What Is A Breeder?

What Is A Breeder?

Webster’s gives us some interesting definitions: “To nourish, cherish…to generate, engender… to bring up, to nurse and foster,” but more to the point, “to produce by special selection of parents or progenitors.”

“Anyone who puts two animals together for the purpose of producing young does most or all of that but here’s the rub: Only a handful of persons involved in the production of companion animals can be said to “produce by special selection of parents
or progenitors.”

“A Breeder with a capital ‘B’ is one who thirsts for knowledge but never knows it all, one who wrestles with decisions of conscience, convenience, and commitment.

“A Breeder sacrifices personal interests, finances, time, friendships, fancy furniture, and deep pile carpeting! A Breeder gives up the dream of a long, luxurious cruise in favor of turning that all-important specialty show into this year’s vacation. The Breeder goes without sleep (but never without coffee) while watching anxiously over the birth process, and afterwards, every little sneeze, wiggle, or cry.

“The Breeder skips dinner parties because a litter is due or the puppies have to be fed at eight. He or she disregards birth fluids and puts mouth to mouth to save a gasping newborn, literally blowing life into a tiny, helpless creature that may be the culmination of a lifetime of dreams.

“A Breeder’s lap is a marvelous place where generations of proud and noble champions once snoozed. A Breeder’s hands are strong and firm and often soiled but ever so gentle and sensitive to the thrust of a puppy’s nose. A Breeder’s knees are usually arthritic from bending and lifting puppies but are strong enough to enable the Breeder to show the ‘keeper’
in Sweeps!

“A Breeder’s shoulders are stooped and often heaped with abuse from competitors but they’re wide enough to support the weight of a thousand defeats and frustrations. A breeder’s arms are always able to wield a mop, support an armful of puppies, or lend a helping hand to
a newcomer.

“A Breeder’s ears are wondrous things, strangely shaped (from being pressed against a phone receiver), deaf to criticism yet always fine-tuned to the whimper of a sick pup. A Breeder’s eyes are blurred from pedigree research and sometimes blind to his own dog’s shortcomings, but they are ever so keen to the competition’s faults and are always, always searching for the perfect specimen.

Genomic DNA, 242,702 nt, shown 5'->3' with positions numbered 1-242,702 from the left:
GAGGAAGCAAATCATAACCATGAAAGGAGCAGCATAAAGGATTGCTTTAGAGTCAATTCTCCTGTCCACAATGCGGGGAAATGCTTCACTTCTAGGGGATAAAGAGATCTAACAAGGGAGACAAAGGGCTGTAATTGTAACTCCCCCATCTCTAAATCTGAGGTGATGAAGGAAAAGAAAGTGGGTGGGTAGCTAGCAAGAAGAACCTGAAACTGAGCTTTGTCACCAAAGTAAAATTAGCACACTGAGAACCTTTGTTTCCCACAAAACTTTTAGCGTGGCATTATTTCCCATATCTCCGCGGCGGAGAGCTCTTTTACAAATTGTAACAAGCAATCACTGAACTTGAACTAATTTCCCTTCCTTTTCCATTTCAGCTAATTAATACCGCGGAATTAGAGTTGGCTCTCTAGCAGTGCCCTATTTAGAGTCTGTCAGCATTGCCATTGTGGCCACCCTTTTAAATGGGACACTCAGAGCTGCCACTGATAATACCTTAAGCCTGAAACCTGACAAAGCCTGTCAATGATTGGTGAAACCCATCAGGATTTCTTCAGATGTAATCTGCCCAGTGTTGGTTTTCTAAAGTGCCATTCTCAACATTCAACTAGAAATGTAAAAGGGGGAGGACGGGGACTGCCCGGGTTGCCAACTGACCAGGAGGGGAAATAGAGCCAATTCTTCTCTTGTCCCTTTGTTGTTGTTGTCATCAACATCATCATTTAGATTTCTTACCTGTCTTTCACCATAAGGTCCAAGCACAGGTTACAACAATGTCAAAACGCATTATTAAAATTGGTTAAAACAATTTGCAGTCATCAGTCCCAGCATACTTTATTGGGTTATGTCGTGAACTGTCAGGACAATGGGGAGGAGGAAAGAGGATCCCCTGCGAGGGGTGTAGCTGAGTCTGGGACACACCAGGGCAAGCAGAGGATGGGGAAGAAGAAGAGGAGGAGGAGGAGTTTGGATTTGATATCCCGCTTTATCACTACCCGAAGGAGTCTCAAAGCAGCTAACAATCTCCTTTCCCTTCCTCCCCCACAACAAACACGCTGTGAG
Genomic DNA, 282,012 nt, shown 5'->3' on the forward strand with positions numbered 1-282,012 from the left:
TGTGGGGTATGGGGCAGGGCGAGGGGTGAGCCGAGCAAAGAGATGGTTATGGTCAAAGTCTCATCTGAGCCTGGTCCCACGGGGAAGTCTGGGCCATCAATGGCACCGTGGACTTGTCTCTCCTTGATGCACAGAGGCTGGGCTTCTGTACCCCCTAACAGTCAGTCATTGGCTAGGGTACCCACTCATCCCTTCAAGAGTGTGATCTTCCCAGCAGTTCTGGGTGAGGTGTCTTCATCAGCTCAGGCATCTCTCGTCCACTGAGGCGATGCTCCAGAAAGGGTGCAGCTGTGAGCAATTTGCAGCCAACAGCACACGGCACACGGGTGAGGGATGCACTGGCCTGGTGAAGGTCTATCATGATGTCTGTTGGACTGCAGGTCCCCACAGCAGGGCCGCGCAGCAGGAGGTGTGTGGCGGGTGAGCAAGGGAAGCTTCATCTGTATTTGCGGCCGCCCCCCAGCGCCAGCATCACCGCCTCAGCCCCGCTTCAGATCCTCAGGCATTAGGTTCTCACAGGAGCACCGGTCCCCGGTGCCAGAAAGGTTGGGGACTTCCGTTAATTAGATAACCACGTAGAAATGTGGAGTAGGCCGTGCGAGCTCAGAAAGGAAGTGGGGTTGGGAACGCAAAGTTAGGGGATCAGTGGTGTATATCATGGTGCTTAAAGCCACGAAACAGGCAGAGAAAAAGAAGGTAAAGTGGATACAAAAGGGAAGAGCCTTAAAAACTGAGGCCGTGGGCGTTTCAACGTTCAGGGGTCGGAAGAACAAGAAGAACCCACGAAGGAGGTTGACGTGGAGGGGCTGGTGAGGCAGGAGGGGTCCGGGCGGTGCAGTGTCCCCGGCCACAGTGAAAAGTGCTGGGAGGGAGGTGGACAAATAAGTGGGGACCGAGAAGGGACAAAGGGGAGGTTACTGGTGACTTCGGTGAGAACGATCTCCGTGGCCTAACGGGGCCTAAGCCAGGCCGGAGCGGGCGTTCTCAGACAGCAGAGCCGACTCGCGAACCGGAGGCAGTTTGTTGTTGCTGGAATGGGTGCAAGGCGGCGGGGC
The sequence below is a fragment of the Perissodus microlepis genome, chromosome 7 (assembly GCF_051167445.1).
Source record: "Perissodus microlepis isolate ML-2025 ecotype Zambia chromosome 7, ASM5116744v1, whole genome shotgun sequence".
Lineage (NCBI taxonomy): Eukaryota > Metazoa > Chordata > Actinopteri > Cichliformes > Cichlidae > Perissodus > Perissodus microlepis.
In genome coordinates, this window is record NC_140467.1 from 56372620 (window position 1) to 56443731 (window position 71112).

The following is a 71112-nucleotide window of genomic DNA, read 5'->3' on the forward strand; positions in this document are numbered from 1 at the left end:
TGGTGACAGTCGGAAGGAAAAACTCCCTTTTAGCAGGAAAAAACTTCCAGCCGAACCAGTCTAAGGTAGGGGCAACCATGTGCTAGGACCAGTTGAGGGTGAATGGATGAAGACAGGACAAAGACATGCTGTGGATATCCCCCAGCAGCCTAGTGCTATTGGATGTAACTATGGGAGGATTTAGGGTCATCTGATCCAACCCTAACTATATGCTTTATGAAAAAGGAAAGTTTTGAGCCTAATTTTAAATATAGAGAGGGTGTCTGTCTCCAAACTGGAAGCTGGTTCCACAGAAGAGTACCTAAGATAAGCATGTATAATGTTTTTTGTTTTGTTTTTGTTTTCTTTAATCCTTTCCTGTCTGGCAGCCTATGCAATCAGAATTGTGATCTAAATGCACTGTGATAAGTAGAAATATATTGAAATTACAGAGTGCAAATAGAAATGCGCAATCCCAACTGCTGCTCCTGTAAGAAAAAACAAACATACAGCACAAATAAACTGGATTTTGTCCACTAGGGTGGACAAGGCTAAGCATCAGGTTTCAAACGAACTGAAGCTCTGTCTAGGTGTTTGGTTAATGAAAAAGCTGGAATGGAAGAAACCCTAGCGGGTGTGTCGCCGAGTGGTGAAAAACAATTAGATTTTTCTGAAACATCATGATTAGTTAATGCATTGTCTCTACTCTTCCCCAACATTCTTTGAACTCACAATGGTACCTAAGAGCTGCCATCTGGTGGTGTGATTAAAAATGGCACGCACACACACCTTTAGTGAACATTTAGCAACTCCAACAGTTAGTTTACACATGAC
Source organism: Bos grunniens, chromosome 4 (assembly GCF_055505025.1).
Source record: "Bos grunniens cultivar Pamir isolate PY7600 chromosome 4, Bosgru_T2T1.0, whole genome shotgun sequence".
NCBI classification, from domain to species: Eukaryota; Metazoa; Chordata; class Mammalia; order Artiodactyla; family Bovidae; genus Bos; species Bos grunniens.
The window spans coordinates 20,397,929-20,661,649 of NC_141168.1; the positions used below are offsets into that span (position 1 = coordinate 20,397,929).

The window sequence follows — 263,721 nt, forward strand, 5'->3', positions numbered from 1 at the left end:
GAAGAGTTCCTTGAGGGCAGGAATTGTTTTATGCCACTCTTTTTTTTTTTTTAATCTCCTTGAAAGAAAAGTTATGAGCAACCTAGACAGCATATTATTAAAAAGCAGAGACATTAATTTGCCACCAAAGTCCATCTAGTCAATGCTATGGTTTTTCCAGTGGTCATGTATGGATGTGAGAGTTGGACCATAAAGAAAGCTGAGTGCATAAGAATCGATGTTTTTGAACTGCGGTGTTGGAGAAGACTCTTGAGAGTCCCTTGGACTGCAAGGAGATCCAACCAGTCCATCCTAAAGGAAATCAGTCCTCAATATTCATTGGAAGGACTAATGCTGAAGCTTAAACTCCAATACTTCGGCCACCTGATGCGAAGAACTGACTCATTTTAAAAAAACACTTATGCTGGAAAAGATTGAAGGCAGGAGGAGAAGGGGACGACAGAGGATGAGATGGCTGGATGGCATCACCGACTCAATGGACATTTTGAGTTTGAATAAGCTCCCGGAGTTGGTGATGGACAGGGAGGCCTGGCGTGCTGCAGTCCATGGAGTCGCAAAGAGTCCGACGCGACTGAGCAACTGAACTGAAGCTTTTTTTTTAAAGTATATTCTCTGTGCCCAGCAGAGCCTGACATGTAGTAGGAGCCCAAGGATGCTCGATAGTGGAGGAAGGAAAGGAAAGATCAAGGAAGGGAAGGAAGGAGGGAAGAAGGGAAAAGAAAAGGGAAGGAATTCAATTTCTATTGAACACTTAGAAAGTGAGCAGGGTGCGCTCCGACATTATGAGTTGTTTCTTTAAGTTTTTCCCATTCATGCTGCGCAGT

“A Breeder’s brain is foggy on faces but recalls pedigrees faster than an IBM. It’s so full of knowledge that sometimes it blows a fuse. It catalogs thousands of good fronts, hocky rears, and perfect heads… and buries in the soul the failures and the ones that didn’t
turn out.

“The Breeder’s heart is often broken but it beats strongly with hope everlasting—and it’s always in the right place!

“Oh yes, there are breeders, and then, there
are Breeders.”

Excerpt from World of The Akita, Chapter Eight—Breeding The Best. Copyright © 1995 – 2019 Barbara J. Andrews. All rights reserved. Except for brief quotations with source provided, no portions thereof may be stored or reprinted in any form, electronic or otherwise, without the express written consent of Barbara J. Andrews. BJ@ToyFoxTerriersOBJ.com or BJA@NetPlacesNetwork.com

There’s only one path to success as a breeder and it’s mostly uphill, winding across the rocky terrain of commitment in such as way as to get a lot of people lost.

We can set goals by the dozens, be blessed with good looks, good dogs and a huge bank account. We may hire the best handlers, read all the right books, and travel in the best circles. We can soak up knowledge like a sponge and spew out platitudes by the hour. While this may bring short term satisfaction, there’s only one thing that earns respect from one’s peers and lasting success as a breeder. It’s not elusive, it’s not a mystery. It’s the foundation of every worthwhile seminar, every book on genetics, and it’s in my
opening sentence.

A breeder must commit to ethics and excellence. To omit it from a “breeding program” explains why so many would-be breeders wander aimlessly from one dead-end to another. AKC records reveal that it takes about five years before most people give up. Only a handful spurn the short cuts, and making a personal resolution to arrive at their destination, begin the climb to
high ground.

Make no mistake—walking the lofty path of commitment is the exact opposite of having one’s head in the clouds!

It means being grounded in unwavering obligation to the breed, to the sport, and most of all, to personal standards of integrity. It means sacrifice to achieve excellence. Believe me, it’s not always convenient. That thing called commitment can get in the way just when you think you’ve arrived.

Back in the early 90s I wrote a piece for Kennel Review, America’s premier dog magazine. It was reprinted in many other publications and then forgotten but I’ve been asked to share it with this generation of breeders. So for all aspiring breeders in today’s ultra-competitive world, I’m happy to “do it for the dogs.”

  • Barbara “BJ” Andrews is the breeder of over 300 AKC Champions including over a dozen All-Time record holders. She is the author of 8 breed books and founder of 3 AKC Breed Clubs. In 1998 she launched the world’s first public website (TheDogPlace.org) followed by TheDogPress.com and TheJudgesPlace.com which, as part of the NetPlaces Network, serves all facets of dog ownership and exhibition. She and husband Bill pioneered the Akita, Miniature Bull Terrier, and Toy Fox Terrier to AKC recognition and BJ served on the board of each Parent Club. She has judged in England and AKC Specialty Sweeps. She was awarded UKC All Breeds approval but has never applied for an AKC judges license because it could interfere with objective reporting on the sport.

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